Retailer The Warehouse has tentatively said it expects to
beat last year's adjusted after-tax profit of $65.2 million,
but remains highly cautionary over crucial January sales and
overall economic conditions.
Chairman Graham Evans told shareholders at the annual meeting
yesterday that during the past 12 months underlying non-food
retail sales had continued to show signs of gradual
improvement, but the extent of that growth for the year ahead
"Although New Zealand's general economic outlook supports
strengthening consumer confidence, a number of factors, both
domestic and international, point to ongoing uncertainty and
volatility," he said.
Craigs Investment Partners broker Peter McIntyre said The
Warehouse was becoming "more aggressive" in adapting to the
changing retail environment, in developing its online
presence and dropping non-performing brands and replacing
"If a product is not delivering, The Warehouse is prepared to
forgo a brand and get another elsewhere," he said.
The Warehouse expected a gradual improvement in New Zealand
retail sales, but uncertainty in both domestic and global
economies meant the extent of underlying growth remained
unclear, Mr McIntyre said.
Forsyth Barr broker Tom Bliss said the refitted stores were
beginning to show early indications of positive results, as
same-store sales were up 3% "We're encouraged by the early
positive signs from its reinvestment and revitalisation at
its flagship chain, but we believe investors are likely to
remain cautious until evidence of improving profits begins to
emerge," Mr Bliss said.
While not giving further specific earnings guidance
yesterday, Mr Evans said guidance would be updated in March
when the half-year result was reported.
In the near term, earnings would be "significantly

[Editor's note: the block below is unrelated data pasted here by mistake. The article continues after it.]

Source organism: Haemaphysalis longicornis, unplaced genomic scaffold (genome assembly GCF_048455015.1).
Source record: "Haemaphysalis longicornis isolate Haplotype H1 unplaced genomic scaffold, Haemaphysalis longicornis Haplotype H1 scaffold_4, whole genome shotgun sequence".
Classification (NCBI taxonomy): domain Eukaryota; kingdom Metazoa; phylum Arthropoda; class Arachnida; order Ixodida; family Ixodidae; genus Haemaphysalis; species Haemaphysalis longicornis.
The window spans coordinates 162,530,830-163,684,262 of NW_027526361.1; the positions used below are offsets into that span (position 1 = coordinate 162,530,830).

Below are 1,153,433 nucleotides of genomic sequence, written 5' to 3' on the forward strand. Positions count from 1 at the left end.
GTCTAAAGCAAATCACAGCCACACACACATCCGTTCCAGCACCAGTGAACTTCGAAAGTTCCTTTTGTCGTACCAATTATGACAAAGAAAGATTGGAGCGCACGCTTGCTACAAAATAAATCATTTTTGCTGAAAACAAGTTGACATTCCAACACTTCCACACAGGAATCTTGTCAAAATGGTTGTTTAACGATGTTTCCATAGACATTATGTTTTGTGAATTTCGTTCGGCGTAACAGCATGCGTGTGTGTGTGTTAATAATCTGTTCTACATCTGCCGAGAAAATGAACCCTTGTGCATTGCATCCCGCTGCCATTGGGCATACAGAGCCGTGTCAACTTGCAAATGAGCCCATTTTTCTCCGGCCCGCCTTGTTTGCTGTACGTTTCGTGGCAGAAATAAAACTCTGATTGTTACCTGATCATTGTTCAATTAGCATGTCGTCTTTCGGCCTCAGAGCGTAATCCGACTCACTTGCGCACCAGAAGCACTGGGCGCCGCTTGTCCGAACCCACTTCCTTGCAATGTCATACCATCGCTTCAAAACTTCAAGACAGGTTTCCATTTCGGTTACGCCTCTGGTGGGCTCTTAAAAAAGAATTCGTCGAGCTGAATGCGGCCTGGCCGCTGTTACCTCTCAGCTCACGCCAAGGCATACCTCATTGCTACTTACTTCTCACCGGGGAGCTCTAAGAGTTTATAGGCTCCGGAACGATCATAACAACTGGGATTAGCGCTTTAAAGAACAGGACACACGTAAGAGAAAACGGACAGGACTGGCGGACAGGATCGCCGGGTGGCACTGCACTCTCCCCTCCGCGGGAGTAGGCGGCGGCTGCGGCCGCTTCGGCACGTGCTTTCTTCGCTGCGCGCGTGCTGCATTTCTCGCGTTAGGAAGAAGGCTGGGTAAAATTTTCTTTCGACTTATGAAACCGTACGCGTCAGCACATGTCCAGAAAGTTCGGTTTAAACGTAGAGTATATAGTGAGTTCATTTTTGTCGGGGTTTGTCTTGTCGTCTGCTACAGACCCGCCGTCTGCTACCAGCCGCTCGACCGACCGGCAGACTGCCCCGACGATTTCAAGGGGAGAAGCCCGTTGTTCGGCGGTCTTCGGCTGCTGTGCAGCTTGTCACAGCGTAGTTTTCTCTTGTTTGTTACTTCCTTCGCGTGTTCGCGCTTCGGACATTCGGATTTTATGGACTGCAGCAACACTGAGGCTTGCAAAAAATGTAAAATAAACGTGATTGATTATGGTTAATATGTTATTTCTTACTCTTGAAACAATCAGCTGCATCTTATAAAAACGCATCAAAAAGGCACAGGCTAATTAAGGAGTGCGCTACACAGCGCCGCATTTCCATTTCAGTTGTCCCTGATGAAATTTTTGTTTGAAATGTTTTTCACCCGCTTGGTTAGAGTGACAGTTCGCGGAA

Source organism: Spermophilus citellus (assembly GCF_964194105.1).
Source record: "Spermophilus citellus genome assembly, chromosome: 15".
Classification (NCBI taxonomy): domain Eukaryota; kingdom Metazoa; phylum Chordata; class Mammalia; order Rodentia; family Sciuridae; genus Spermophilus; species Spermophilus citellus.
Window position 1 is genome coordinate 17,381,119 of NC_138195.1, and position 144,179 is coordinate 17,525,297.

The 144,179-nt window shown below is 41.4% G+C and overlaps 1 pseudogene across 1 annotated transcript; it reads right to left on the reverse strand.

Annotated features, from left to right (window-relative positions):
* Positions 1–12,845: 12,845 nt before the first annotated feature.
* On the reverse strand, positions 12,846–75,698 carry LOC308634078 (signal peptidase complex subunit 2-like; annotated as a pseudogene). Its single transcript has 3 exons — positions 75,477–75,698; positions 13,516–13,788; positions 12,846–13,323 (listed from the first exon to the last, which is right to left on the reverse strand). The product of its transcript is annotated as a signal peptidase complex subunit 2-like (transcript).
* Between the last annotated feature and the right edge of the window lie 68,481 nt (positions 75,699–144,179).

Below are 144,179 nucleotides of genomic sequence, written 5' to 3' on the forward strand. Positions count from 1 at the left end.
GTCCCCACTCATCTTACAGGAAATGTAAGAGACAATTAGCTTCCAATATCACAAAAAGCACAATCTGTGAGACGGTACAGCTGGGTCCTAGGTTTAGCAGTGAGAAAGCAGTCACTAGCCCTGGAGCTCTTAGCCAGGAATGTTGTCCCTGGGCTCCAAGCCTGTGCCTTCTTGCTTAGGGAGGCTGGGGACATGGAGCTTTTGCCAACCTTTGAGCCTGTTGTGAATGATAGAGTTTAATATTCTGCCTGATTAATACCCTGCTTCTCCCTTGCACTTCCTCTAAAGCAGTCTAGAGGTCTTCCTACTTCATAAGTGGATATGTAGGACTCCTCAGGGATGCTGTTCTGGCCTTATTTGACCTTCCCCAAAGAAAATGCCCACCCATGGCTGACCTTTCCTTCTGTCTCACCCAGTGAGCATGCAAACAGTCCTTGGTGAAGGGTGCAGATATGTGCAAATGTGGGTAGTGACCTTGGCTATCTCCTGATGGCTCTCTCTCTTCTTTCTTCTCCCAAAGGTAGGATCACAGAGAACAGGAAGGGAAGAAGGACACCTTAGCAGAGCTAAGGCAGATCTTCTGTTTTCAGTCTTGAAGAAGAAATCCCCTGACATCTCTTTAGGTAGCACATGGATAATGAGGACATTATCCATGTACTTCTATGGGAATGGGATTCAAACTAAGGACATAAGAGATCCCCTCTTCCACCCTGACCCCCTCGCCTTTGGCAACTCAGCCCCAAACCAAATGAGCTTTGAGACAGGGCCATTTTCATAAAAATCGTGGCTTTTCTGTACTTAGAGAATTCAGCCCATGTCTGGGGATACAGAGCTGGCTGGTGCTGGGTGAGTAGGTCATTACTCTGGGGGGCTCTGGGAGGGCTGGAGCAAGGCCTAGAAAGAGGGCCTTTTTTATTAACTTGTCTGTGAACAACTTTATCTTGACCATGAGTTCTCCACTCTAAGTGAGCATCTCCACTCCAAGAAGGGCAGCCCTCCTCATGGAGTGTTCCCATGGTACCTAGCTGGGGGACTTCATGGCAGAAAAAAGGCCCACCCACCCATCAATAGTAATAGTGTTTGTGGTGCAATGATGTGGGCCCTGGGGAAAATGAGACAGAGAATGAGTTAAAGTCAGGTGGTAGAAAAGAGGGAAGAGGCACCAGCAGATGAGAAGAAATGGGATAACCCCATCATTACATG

influenced" by trading performance over the critical January
quarter, but the board had assessed that adjusted earnings
for full-year 2013 "are likely to be higher than that
achieved in full-year 2012", Mr Evans said.
In early September, The Warehouse reported a 15% increase in
annual after-tax profit of $89.8 million, but that was
boosted by a total of $25.4 million in one-off gains from
property sales and the release of warrant provisions.
Without the one-off gains, The Warehouse's adjusted profit
was booked at $65.2 million, in line with earlier guidance of
$62 million to $66 million, but was 14% down on last year's
profitMr Evans expected The Warehouse group to continue its
"strong cash-flow performance", which would allow the company
to retain the current dividend payout ratio of 90% and to
fund its future capital requirements from existing
Mr McIntyre noted that within the store refit programme, 13
had been completed since February and 16 more outlets were
expected to be completed in the second half of 2013.
Mr McIntyre said The Warehouse had "an easy win", in that its
apparel division performed particularly badly in full-year
2012, excess inventory having to be cleared with significant
"We understand that apparel is trading ahead of last year and
that inventories are in much better shape than the previous
corresponding period," he said.